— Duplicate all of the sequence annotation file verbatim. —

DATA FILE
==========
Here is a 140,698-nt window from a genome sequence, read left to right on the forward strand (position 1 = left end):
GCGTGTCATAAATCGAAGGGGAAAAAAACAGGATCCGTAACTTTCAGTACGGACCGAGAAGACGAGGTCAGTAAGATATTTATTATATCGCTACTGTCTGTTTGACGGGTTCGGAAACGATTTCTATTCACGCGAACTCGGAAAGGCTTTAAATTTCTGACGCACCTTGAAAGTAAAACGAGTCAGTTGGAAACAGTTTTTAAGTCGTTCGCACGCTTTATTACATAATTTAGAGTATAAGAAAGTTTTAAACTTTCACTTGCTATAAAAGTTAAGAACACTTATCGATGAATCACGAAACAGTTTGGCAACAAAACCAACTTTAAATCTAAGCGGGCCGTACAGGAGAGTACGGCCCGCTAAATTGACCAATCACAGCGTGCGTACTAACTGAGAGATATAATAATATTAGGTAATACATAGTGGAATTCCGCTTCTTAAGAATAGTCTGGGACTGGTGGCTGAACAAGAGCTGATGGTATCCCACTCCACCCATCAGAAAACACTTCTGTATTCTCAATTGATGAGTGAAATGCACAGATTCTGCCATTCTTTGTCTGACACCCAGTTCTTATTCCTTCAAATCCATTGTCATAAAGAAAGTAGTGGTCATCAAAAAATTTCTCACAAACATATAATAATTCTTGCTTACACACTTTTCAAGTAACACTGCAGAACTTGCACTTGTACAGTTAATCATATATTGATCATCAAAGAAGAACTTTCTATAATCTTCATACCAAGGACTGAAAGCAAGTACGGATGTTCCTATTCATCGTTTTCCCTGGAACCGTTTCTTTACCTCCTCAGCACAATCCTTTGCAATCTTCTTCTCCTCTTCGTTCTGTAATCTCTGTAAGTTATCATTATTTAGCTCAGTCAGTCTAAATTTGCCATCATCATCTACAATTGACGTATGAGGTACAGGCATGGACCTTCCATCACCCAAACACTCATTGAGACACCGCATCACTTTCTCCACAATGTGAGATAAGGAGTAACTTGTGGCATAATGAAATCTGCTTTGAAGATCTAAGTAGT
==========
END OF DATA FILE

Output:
Here is a 140,698-nt window from a genome sequence, read left to right on the forward strand (position 1 = left end):
GCGTGTCATAAATCGAAGGGGAAAAAAACAGGATCCGTAACTTTCAGTACGGACCGAGAAGACGAGGTCAGTAAGATATTTATTATATCGCTACTGTCTGTTTGACGGGTTCGGAAACGATTTCTATTCACGCGAACTCGGAAAGGCTTTAAATTTCTGACGCACCTTGAAAGTAAAACGAGTCAGTTGGAAACAGTTTTTAAGTCGTTCGCACGCTTTATTACATAATTTAGAGTATAAGAAAGTTTTAAACTTTCACTTGCTATAAAAGTTAAGAACACTTATCGATGAATCACGAAACAGTTTGGCAACAAAACCAACTTTAAATCTAAGCGGGCCGTACAGGAGAGTACGGCCCGCTAAATTGACCAATCACAGCGTGCGTACTAACTGAGAGATATAATAATATTAGGTAATACATAGTGGAATTCCGCTTCTTAAGAATAGTCTGGGACTGGTGGCTGAACAAGAGCTGATGGTATCCCACTCCACCCATCAGAAAACACTTCTGTATTCTCAATTGATGAGTGAAATGCACAGATTCTGCCATTCTTTGTCTGACACCCAGTTCTTATTCCTTCAAATCCATTGTCATAAAGAAAGTAGTGGTCATCAAAAAATTTCTCACAAACATATAATAATTCTTGCTTACACACTTTTCAAGTAACACTGCAGAACTTGCACTTGTACAGTTAATCATATATTGATCATCAAAGAAGAACTTTCTATAATCTTCATACCAAGGACTGAAAGCAAGTACGGATGTTCCTATTCATCGTTTTCCCTGGAACCGTTTCTTTACCTCCTCAGCACAATCCTTTGCAATCTTCTTCTCCTCTTCGTTCTGTAATCTCTGTAAGTTATCATTATTTAGCTCAGTCAGTCTAAATTTGCCATCATCATCTACAATTGACGTATGAGGTACAGGCATGGACCTTCCATCACCCAAACACTCATTGAGACACCGCATCACTTTCTCCACAATGTGAGATAAGGAGTAACTTGTGGCATAATGAAATCTGCTTTGAAGATCTAAGTAGT